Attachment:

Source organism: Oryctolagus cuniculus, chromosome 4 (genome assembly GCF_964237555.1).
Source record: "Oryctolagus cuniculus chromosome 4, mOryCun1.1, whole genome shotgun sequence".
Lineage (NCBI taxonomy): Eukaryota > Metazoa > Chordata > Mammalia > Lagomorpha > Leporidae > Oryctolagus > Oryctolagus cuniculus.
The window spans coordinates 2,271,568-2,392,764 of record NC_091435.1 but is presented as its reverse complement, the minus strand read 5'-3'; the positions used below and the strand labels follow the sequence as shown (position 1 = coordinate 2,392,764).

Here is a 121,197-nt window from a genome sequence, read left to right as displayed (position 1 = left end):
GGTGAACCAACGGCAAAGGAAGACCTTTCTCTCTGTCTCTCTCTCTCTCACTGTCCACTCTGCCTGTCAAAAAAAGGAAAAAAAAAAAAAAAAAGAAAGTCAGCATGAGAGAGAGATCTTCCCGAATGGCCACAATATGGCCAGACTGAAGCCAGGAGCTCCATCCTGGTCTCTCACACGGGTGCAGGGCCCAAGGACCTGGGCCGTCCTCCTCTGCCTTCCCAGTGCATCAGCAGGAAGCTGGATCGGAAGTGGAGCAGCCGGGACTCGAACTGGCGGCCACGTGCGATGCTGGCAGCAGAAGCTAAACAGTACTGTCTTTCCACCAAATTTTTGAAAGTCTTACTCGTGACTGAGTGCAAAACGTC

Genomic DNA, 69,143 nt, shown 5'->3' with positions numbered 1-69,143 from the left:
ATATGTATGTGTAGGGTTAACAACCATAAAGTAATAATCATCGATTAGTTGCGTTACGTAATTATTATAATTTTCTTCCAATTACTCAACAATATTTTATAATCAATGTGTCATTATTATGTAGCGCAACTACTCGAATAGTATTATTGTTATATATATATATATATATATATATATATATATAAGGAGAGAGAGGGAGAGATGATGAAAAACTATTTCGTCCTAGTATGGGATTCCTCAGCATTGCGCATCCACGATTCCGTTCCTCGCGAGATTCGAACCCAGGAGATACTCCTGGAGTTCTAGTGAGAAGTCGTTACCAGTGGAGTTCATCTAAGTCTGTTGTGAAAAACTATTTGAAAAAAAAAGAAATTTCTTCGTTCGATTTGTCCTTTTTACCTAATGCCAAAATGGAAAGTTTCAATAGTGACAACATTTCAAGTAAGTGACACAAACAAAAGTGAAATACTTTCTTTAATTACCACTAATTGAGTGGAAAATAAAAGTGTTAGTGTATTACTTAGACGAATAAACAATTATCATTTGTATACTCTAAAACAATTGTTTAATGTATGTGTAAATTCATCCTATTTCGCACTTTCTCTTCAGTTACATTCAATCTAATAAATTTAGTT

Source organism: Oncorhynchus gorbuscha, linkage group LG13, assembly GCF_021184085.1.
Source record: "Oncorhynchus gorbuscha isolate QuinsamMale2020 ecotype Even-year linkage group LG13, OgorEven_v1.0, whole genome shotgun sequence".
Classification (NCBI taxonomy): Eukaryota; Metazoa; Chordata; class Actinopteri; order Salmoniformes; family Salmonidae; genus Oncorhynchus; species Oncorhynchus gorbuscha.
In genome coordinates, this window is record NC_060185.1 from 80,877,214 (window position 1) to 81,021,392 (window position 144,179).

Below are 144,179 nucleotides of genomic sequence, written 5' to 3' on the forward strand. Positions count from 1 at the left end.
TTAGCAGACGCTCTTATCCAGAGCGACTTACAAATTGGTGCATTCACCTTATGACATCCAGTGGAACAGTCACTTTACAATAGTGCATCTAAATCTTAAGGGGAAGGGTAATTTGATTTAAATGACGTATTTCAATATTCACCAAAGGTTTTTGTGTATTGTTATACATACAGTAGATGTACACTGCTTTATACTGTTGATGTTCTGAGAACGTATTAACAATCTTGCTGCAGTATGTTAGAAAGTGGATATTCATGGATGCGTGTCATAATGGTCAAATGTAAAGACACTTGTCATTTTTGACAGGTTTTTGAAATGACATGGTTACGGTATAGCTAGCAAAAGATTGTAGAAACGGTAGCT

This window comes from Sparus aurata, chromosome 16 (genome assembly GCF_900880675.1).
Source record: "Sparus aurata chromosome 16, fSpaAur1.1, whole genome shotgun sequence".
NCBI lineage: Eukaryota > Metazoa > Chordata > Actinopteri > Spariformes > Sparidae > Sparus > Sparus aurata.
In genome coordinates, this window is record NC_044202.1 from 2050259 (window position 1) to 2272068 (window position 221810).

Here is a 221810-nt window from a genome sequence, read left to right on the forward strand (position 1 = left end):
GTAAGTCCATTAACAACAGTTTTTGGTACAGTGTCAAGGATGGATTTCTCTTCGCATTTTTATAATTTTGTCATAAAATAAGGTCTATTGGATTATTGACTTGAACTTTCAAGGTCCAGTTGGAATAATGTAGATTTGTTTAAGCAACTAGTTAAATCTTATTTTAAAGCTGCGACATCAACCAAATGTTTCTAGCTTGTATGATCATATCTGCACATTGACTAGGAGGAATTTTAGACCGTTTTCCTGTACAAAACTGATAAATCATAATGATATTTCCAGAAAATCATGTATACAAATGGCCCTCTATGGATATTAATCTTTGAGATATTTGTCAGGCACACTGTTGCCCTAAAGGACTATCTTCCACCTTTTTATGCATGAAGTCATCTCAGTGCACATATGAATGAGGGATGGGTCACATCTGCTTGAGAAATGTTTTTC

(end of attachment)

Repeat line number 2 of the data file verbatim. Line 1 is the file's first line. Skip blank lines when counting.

Source record: "Oryctolagus cuniculus chromosome 4, mOryCun1.1, whole genome shotgun sequence".